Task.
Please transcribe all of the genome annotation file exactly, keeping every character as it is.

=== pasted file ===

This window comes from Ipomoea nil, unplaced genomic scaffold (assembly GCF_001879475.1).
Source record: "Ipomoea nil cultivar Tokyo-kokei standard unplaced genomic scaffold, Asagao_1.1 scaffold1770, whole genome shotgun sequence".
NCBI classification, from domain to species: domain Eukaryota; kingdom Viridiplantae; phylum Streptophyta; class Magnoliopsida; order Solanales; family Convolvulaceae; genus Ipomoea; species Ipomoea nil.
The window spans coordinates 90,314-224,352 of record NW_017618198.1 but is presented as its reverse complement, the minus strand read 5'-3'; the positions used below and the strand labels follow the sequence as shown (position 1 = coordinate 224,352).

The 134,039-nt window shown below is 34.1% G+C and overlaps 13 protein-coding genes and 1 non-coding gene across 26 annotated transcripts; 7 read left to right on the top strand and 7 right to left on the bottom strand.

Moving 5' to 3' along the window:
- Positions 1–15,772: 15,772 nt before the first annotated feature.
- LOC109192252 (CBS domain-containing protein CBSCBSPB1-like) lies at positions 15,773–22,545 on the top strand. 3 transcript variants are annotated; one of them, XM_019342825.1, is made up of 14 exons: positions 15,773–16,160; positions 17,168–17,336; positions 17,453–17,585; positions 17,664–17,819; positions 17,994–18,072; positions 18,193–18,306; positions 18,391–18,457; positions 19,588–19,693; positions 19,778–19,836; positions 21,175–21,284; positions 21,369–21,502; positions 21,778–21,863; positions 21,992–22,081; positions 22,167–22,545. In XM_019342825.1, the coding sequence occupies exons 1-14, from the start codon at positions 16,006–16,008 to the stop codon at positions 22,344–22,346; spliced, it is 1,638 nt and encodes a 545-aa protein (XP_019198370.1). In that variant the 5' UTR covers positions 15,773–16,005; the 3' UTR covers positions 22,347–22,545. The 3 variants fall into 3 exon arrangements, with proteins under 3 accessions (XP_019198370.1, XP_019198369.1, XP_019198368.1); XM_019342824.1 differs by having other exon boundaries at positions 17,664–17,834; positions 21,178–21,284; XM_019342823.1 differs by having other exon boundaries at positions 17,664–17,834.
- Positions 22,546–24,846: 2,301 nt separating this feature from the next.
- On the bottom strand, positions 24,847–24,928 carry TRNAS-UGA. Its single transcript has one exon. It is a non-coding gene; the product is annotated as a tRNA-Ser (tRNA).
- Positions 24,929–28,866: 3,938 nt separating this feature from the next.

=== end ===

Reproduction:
This window comes from Ipomoea nil, unplaced genomic scaffold (assembly GCF_001879475.1).
Source record: "Ipomoea nil cultivar Tokyo-kokei standard unplaced genomic scaffold, Asagao_1.1 scaffold1770, whole genome shotgun sequence".
NCBI classification, from domain to species: domain Eukaryota; kingdom Viridiplantae; phylum Streptophyta; class Magnoliopsida; order Solanales; family Convolvulaceae; genus Ipomoea; species Ipomoea nil.
The window spans coordinates 90,314-224,352 of record NW_017618198.1 but is presented as its reverse complement, the minus strand read 5'-3'; the positions used below and the strand labels follow the sequence as shown (position 1 = coordinate 224,352).

The 134,039-nt window shown below is 34.1% G+C and overlaps 13 protein-coding genes and 1 non-coding gene across 26 annotated transcripts; 7 read left to right on the top strand and 7 right to left on the bottom strand.

Moving 5' to 3' along the window:
- Positions 1–15,772: 15,772 nt before the first annotated feature.
- LOC109192252 (CBS domain-containing protein CBSCBSPB1-like) lies at positions 15,773–22,545 on the top strand. 3 transcript variants are annotated; one of them, XM_019342825.1, is made up of 14 exons: positions 15,773–16,160; positions 17,168–17,336; positions 17,453–17,585; positions 17,664–17,819; positions 17,994–18,072; positions 18,193–18,306; positions 18,391–18,457; positions 19,588–19,693; positions 19,778–19,836; positions 21,175–21,284; positions 21,369–21,502; positions 21,778–21,863; positions 21,992–22,081; positions 22,167–22,545. In XM_019342825.1, the coding sequence occupies exons 1-14, from the start codon at positions 16,006–16,008 to the stop codon at positions 22,344–22,346; spliced, it is 1,638 nt and encodes a 545-aa protein (XP_019198370.1). In that variant the 5' UTR covers positions 15,773–16,005; the 3' UTR covers positions 22,347–22,545. The 3 variants fall into 3 exon arrangements, with proteins under 3 accessions (XP_019198370.1, XP_019198369.1, XP_019198368.1); XM_019342824.1 differs by having other exon boundaries at positions 17,664–17,834; positions 21,178–21,284; XM_019342823.1 differs by having other exon boundaries at positions 17,664–17,834.
- Positions 22,546–24,846: 2,301 nt separating this feature from the next.
- On the bottom strand, positions 24,847–24,928 carry TRNAS-UGA. Its single transcript has one exon. It is a non-coding gene; the product is annotated as a tRNA-Ser (tRNA).
- Positions 24,929–28,866: 3,938 nt separating this feature from the next.